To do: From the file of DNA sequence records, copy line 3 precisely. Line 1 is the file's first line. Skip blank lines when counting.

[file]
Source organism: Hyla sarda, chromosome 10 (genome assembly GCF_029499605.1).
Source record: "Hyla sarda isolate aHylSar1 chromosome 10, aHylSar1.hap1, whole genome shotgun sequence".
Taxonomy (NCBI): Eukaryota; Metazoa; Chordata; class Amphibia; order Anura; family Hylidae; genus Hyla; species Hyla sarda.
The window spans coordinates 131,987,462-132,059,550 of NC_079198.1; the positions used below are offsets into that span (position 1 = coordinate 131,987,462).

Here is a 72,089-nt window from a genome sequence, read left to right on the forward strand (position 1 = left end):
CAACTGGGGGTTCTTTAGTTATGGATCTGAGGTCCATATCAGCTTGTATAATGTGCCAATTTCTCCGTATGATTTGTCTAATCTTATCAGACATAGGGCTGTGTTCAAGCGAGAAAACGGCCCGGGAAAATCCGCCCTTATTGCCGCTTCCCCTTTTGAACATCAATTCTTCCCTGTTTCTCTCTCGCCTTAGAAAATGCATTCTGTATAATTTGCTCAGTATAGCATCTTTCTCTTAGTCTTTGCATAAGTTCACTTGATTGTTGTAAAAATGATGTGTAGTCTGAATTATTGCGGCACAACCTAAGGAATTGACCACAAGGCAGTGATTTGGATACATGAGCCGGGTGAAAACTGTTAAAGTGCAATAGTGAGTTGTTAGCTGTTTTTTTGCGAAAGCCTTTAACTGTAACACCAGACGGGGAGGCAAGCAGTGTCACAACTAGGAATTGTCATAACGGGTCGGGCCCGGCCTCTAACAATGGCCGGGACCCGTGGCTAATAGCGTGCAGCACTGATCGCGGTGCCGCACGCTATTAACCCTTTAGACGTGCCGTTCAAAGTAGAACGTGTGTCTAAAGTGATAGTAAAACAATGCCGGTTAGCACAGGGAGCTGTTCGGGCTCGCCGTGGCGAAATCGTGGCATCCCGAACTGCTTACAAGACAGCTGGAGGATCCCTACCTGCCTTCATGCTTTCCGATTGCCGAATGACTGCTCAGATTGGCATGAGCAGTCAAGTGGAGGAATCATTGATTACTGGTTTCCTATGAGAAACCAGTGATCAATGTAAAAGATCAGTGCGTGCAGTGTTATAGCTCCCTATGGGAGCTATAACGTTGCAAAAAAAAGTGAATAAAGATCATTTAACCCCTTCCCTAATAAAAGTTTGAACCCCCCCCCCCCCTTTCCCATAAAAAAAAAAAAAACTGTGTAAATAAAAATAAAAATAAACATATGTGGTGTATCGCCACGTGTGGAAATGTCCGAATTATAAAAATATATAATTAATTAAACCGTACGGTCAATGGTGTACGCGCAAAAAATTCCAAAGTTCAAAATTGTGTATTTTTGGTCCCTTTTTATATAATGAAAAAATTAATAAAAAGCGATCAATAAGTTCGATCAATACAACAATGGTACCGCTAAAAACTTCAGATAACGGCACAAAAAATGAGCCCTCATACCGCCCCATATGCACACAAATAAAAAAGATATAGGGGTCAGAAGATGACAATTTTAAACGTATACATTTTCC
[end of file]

Taxonomy (NCBI): Eukaryota; Metazoa; Chordata; class Amphibia; order Anura; family Hylidae; genus Hyla; species Hyla sarda.